Unlike in some countries where the number of cases of enforced disappearances and other forms of human rights violations is decreasing, Asian states are witnessing an upsurge in new cases. It is quite unfortunate that we do not have many examples of ways to solve this problem in Asia, which the governments can follow to end the vicious cycle of impunity.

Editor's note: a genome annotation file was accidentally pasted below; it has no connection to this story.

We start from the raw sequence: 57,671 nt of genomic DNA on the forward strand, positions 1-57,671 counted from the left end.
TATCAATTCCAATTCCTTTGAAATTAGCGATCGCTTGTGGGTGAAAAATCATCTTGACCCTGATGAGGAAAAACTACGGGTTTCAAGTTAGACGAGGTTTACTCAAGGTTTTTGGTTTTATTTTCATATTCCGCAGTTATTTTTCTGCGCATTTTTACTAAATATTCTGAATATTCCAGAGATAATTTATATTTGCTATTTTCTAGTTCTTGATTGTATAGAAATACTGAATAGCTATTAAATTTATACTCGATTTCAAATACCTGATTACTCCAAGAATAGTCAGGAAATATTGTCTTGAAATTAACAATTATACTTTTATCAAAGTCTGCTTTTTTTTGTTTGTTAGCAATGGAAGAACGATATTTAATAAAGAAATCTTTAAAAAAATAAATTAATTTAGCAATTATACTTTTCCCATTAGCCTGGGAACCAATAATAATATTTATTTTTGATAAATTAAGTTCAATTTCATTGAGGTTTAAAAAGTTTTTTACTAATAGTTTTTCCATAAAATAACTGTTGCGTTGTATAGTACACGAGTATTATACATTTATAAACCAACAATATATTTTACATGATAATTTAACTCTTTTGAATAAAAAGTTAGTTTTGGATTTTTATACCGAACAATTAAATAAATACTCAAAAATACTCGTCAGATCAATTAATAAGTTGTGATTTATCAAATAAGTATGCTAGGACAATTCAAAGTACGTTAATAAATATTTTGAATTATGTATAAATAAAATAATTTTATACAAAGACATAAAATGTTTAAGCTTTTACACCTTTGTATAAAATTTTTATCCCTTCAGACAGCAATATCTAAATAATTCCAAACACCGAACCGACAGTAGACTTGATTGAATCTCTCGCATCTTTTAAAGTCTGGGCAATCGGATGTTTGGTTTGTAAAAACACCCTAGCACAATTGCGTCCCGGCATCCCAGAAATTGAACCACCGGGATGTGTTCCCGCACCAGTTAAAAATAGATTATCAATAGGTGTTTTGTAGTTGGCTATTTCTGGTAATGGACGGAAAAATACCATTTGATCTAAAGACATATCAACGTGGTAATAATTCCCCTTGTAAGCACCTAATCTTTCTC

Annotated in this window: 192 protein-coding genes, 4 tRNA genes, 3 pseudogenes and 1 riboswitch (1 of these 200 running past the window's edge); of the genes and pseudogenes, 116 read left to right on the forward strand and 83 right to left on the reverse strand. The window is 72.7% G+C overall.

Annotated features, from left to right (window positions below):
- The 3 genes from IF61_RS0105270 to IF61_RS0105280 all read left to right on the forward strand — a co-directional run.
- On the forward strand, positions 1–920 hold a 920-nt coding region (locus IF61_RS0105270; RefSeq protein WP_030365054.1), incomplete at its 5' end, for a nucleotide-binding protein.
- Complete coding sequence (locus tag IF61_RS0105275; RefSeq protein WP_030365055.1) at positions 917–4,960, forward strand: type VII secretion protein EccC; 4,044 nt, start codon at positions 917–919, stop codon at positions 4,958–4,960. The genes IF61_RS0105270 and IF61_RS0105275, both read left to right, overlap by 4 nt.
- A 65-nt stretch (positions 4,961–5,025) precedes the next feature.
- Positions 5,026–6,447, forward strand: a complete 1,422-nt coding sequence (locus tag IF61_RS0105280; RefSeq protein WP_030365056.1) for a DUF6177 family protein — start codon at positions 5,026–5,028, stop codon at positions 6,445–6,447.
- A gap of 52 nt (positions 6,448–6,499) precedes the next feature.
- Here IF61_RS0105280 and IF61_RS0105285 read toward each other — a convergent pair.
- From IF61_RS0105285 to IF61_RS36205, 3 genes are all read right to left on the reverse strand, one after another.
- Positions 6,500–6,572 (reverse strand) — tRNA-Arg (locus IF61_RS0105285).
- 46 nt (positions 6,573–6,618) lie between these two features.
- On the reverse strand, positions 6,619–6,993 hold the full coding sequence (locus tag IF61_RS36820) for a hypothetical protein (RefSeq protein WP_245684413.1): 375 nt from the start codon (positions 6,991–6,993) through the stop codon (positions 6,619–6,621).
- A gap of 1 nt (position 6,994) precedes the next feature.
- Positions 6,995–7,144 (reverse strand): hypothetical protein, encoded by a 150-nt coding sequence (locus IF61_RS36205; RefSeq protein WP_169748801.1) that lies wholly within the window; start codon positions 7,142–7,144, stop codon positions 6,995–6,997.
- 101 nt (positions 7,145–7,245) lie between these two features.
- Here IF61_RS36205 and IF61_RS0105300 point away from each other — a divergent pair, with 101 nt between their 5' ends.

In the Philippines, former president Ferdinand Marcos’ Martial Law had ended but the phenomenon of enforced disappearance has not. Suharto’s dictatorship in Indonesia had also collapsed but Aceh and West Papua continue to witness enforced disappearances. Nepal has seen an end to its armed conflict, yet the leaders who swore to protect freedom and democracy deny the people of justice. Sri Lanka has seen 60,000 people disappeared over the last several years. The Bangladeshi government claims to prosecute the alleged perpetrators of crimes committed in the 1971 war for independence, but its hands are also drenched with the blood of its own people. South Korea demands justice for the transgressions of North Korea, but hardly sees anything outside of it. In Kashmir, disappearances continue and India still refuses to tell the truth about the 8,000 people disappeared and has yet to prosecute perpetrators.